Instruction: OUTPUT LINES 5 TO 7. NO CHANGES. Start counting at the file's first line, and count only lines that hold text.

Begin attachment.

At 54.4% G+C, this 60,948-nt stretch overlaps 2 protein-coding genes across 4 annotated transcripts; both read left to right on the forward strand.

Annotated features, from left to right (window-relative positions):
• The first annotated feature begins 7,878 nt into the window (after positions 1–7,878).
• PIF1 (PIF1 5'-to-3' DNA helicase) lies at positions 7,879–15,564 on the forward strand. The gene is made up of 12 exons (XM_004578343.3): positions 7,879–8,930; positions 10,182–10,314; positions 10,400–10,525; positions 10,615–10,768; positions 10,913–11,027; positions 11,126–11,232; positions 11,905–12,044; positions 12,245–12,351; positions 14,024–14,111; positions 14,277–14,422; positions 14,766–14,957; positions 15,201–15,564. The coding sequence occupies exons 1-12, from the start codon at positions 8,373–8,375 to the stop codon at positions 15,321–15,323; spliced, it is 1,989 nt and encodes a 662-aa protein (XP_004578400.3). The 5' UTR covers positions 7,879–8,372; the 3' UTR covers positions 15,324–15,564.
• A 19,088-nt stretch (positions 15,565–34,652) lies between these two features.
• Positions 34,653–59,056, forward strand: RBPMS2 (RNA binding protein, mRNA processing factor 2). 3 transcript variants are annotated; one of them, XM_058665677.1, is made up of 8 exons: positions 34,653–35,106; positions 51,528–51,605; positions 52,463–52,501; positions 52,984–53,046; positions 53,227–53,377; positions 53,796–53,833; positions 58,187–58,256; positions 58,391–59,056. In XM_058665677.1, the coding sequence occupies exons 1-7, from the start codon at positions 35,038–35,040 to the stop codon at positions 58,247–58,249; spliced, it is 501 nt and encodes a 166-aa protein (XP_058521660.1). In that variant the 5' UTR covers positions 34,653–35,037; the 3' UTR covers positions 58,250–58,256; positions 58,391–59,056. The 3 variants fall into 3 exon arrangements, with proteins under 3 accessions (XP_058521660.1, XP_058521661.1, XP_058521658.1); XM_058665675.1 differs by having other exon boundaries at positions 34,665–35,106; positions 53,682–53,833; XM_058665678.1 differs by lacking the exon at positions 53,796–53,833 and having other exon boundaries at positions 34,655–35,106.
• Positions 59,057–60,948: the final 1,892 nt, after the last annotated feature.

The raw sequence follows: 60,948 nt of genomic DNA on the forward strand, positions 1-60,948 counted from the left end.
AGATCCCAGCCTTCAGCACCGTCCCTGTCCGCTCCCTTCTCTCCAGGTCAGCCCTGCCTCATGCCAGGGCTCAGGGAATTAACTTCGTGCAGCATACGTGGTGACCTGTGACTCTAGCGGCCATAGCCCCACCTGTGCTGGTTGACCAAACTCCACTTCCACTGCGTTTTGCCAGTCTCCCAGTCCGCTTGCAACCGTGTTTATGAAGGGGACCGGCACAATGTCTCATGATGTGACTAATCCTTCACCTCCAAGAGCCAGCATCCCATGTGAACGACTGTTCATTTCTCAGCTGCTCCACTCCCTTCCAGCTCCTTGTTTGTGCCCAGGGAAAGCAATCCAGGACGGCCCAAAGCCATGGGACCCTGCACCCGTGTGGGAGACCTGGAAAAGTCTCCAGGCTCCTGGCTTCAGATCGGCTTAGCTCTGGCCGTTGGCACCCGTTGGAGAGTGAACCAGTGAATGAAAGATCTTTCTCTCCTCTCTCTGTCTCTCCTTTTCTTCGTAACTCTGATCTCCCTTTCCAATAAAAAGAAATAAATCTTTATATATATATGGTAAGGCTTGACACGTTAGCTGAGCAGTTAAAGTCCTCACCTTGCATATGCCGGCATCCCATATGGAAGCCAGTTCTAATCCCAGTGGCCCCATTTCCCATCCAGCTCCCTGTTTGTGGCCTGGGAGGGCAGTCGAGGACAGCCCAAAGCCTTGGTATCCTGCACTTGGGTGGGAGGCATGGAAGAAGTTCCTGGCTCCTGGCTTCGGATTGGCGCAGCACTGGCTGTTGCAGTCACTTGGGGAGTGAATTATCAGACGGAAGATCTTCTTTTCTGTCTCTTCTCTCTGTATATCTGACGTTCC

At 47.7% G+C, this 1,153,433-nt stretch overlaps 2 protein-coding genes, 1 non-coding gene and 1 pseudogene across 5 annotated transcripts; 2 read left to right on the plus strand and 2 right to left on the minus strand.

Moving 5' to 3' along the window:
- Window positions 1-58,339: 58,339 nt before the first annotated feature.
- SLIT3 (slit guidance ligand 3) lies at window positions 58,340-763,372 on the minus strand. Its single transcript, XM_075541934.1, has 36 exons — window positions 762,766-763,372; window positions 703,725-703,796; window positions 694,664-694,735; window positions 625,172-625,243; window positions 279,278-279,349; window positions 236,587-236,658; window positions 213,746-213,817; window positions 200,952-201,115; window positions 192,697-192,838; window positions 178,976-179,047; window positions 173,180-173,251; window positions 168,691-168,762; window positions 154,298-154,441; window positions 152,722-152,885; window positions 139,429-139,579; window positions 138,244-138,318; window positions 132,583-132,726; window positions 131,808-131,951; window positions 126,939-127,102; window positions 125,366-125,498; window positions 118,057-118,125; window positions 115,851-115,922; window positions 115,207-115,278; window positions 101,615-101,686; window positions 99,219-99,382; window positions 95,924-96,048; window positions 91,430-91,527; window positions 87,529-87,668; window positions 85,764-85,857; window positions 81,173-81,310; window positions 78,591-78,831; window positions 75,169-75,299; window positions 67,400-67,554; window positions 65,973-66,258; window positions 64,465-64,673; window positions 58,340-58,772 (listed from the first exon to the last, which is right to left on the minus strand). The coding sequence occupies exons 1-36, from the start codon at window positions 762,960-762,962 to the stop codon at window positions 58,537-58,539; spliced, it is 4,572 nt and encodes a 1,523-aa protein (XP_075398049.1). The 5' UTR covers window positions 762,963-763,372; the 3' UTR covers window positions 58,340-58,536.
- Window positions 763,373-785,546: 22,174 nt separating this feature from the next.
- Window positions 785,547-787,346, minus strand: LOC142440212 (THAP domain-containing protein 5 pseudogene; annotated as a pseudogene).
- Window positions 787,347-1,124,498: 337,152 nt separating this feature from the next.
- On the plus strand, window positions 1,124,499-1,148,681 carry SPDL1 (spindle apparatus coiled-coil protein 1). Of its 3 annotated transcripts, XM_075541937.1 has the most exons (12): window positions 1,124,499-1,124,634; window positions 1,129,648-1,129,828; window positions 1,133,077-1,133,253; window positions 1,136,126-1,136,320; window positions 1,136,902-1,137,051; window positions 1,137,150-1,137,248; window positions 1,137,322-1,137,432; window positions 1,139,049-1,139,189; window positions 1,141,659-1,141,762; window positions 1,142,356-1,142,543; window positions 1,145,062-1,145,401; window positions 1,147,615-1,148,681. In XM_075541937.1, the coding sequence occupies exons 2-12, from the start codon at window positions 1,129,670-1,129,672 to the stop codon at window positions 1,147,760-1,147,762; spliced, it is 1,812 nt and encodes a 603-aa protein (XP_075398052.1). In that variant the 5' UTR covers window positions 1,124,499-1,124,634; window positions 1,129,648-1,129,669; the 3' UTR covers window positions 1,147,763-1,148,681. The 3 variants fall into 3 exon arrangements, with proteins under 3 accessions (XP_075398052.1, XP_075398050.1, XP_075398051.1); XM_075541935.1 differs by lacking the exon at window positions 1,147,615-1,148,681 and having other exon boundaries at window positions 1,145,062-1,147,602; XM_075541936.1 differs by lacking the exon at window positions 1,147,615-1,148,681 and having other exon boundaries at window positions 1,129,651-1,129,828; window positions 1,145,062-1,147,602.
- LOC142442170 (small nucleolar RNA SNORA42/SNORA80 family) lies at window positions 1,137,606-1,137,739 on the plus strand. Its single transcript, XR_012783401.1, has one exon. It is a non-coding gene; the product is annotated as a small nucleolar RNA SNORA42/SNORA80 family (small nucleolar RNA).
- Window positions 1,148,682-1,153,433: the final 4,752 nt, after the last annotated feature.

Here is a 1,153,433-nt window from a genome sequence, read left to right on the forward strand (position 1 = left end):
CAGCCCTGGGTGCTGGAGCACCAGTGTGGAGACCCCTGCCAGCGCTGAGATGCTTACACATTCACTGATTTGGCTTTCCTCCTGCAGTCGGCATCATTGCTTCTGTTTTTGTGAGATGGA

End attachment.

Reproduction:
• A 19,088-nt stretch (positions 15,565–34,652) lies between these two features.
• Positions 34,653–59,056, forward strand: RBPMS2 (RNA binding protein, mRNA processing factor 2). 3 transcript variants are annotated; one of them, XM_058665677.1, is made up of 8 exons: positions 34,653–35,106; positions 51,528–51,605; positions 52,463–52,501; positions 52,984–53,046; positions 53,227–53,377; positions 53,796–53,833; positions 58,187–58,256; positions 58,391–59,056. In XM_058665677.1, the coding sequence occupies exons 1-7, from the start codon at positions 35,038–35,040 to the stop codon at positions 58,247–58,249; spliced, it is 501 nt and encodes a 166-aa protein (XP_058521660.1). In that variant the 5' UTR covers positions 34,653–35,037; the 3' UTR covers positions 58,250–58,256; positions 58,391–59,056. The 3 variants fall into 3 exon arrangements, with proteins under 3 accessions (XP_058521660.1, XP_058521661.1, XP_058521658.1); XM_058665675.1 differs by having other exon boundaries at positions 34,665–35,106; positions 53,682–53,833; XM_058665678.1 differs by lacking the exon at positions 53,796–53,833 and having other exon boundaries at positions 34,655–35,106.
• Positions 59,057–60,948: the final 1,892 nt, after the last annotated feature.